York Art Gallery opened in 1892. Its fine art collection has been developed through a series of purchases, gifts and bequests. The 'Still Life with Fish and Cat' by Andriaenssen was part of local entrepreneur John Burton's bequest in 1882.

Alexander Adriaenssen is not a painter whose name I knew - but his 60 or so paintings of fish and even more of other still life are splendid. 

Who guessed correct?

I think I liked Hazel Brent's answer best - but was also hugely entertained by the long and winding hunt of Ray Heaton who had the most complete answer and was the only person who got that I'd seen it at the National Gallery when it was on loan.

I sympathise with Loza - who like me was convinced it probably was connected to Chardin!

You can find out more about 


  1. This is La table painted in oils by Pierre Bonnard in 1925. It belongs to the Tate Gallery. I saw it in Paris in 1984 in a Bonnard exhibition at the Centre Pompidou and I got this information from my catalogue of the exhibition which was also shown at the Phillips Collection in Washington and also in Dallas, the same year.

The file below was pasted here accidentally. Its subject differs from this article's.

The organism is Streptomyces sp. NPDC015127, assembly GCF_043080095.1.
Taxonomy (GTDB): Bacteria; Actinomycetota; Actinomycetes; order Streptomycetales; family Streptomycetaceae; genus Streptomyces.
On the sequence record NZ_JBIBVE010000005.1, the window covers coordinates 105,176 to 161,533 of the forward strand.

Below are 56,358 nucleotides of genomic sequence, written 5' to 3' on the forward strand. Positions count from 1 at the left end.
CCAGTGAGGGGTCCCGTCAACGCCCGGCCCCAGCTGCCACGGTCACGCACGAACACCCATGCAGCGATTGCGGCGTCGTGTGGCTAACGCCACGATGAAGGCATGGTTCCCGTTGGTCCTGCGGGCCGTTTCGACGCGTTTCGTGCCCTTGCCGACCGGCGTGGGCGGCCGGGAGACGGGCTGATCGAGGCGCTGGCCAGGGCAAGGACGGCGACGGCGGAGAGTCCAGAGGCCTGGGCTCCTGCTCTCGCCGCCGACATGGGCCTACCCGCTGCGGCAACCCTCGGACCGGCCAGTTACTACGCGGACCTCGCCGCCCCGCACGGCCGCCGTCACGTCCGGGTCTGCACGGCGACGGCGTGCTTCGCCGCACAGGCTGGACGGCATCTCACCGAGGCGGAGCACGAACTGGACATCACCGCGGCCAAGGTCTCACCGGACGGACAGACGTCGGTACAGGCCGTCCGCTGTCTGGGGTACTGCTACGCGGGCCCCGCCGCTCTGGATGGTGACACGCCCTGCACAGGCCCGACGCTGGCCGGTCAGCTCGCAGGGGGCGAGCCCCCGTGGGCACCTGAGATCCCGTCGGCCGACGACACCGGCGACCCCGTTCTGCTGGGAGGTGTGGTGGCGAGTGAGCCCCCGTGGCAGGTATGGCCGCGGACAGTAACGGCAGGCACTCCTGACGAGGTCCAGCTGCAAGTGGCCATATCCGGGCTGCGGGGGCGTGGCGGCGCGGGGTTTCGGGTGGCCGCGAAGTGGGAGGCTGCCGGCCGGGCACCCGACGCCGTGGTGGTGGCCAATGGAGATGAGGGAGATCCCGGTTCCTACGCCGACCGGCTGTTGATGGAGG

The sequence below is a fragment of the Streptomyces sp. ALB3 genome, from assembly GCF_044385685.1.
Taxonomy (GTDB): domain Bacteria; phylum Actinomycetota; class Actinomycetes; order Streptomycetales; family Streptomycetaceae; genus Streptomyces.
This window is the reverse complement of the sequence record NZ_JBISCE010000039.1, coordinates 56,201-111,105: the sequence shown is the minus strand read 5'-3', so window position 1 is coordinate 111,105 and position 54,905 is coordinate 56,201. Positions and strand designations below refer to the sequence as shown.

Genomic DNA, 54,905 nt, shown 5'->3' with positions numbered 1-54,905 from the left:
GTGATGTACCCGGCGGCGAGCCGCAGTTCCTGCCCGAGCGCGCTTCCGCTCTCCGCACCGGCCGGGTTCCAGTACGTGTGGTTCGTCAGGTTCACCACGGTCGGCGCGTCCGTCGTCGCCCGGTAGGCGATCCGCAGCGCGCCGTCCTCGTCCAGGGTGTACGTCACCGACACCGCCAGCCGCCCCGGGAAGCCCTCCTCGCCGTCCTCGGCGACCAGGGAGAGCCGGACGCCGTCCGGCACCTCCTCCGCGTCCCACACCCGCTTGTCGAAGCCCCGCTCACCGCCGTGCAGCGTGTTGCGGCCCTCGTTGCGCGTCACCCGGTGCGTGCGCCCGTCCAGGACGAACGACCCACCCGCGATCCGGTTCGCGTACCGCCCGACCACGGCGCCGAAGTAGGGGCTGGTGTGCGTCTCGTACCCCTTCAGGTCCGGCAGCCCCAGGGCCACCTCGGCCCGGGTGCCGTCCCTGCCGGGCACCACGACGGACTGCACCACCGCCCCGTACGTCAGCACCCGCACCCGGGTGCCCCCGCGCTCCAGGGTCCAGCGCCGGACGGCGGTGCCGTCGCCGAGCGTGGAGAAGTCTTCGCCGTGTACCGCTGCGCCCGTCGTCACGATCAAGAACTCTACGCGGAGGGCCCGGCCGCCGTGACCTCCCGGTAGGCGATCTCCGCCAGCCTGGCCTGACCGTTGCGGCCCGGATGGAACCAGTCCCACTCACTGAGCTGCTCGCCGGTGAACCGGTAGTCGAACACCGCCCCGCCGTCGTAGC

2. Bonnard 'the table' in the Tate collection but not currently on show. I was chuffed to bits to go straight to it. I didn't know the painting, but I thought 'that looks like Bonnard' and there it was. I went to the exhibition of his work at Tate Modern, though I don't actually remember this one being in that, and that was early 2019 so can't have been where you saw it. I came home massively enthused by his colour, but extremely worried by what looked very like a toxic co-dependent relationship with his wife, especially as he went on painting her as a young woman right into old age. There is an almost mesmeric quality to a lot of his interiors which as a photographer striving to capture atmosphere I would love to emulate.

  3. I recognized this as an impressionist work so started my search using impressionism table seated woman. When I didn't find any results started using the artist's name in the search. Started with Cezanne,Matisse,Mary Cassatt, and Pierre Bonnard. I am currently using Esconia as my primary search engine. Find it very fast and accurate.
    Title The Table